On top of that Rayman Legends throws in forty re-mastered Rayman Origins levels for free, meaning you end up with two games for the price of one. How awesome is that? This includes levels from each of the main worlds, “Jibberish Jungle”, “Desert of Dijiridoos”, “Gourmand Land”, “Sea of Serendipity”, and “Mystical Pique”, as well as all the main boss battles. And of course since they’ve been re-mastered with HD graphics they look better than ever before. Plus each of the levels have been integrated with new collectibles to serve as a continuation of the Rayman Legends formula, making these not only good for nostalgia trips, but also good for replay value due to exploring all the new aspects.


As an added bonus there’s also an online mode called “Daily Challenges” in which every day, week, and month, Ubisoft release new challenge levels (each with a different completing requirement) in which you compete against players around the world in order to achieve the best ranking. My only real issue with the game is the “Trophy System” as some of the trophies force you to play Rayman Legends to death (to the point it stops being fun and feels more like a chore) as you grind up your points and lums.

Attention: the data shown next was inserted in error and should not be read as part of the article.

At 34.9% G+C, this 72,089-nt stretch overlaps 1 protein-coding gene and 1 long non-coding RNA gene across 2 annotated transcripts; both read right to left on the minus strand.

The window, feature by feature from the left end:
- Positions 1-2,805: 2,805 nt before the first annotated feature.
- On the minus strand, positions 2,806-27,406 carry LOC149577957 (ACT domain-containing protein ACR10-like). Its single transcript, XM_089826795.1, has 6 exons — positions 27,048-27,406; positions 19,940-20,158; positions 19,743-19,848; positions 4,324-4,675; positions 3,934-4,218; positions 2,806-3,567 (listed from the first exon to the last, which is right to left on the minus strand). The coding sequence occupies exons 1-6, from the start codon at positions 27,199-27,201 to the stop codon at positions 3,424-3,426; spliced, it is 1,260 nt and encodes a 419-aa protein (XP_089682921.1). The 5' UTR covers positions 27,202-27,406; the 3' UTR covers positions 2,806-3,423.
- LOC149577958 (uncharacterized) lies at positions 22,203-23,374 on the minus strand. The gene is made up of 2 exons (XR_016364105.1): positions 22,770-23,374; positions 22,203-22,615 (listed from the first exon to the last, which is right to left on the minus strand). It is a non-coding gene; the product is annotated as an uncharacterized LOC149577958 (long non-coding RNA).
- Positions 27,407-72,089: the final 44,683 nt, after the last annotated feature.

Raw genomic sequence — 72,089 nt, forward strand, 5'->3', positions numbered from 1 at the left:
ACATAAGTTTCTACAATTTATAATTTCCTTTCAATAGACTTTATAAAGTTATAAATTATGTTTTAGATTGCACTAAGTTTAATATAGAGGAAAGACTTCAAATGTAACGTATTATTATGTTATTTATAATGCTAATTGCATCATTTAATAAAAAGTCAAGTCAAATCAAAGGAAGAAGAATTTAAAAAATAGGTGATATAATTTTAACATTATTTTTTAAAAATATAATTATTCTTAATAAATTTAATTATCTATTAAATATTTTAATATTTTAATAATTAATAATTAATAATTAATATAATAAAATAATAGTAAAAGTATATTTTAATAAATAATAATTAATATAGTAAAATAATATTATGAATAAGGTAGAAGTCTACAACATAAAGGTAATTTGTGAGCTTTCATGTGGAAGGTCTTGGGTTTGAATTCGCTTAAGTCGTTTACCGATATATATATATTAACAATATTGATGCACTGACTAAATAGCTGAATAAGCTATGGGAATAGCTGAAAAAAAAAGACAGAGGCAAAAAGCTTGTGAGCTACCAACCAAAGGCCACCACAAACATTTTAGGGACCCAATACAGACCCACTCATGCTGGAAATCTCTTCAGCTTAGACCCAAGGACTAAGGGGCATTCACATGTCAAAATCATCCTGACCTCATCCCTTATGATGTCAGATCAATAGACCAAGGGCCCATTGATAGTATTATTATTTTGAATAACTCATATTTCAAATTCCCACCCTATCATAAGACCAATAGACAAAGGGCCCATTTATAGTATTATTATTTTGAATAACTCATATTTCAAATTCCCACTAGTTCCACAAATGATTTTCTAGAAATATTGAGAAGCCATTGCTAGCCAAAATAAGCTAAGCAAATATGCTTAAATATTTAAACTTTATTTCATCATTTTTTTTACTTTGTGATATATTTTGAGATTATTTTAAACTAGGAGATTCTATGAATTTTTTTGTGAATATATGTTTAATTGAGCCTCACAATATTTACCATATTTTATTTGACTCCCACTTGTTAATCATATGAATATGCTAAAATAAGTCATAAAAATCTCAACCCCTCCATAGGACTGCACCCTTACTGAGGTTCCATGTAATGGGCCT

It’s literally taken me nearly three years to collect one million lums and I’m still trying to reach the final level of “Awesomeness”, forcing me to have to play the “Daily Challenges” every single day. But considering this isn’t technically a “must-do” element I can let it slide for the most part and simply look at Rayman Legends as a whole without its enjoyment being impeded too much. But for all you completionists out there I strongly warn you to be prepared for the challenge ahead, because it will take you a long time to fully complete this game.

What else can I say about this game? Rayman Legends is an awesome experience that any die-hard fan of the Rayman franchise should own. Heck, any die-hard fan of the platforming genre should own this game. Scratch that, all gamers out there should be putting this at the top of their lists of “games they need to own and play”. This is definitely a game that I’m glad I played and owned on different systems in order to immerse myself into the wonderful, challenging, and ridiculous gameplay aspects of Rayman’s latest and greatest outing. The direction’s nice, the gameplay is immersive, and the soundtrack is solid. I just really, really, really hope that Rayman Legends won’t be the last game in the franchise. But if it is I won’t deny it would certainly send it off with the loudest bang possible.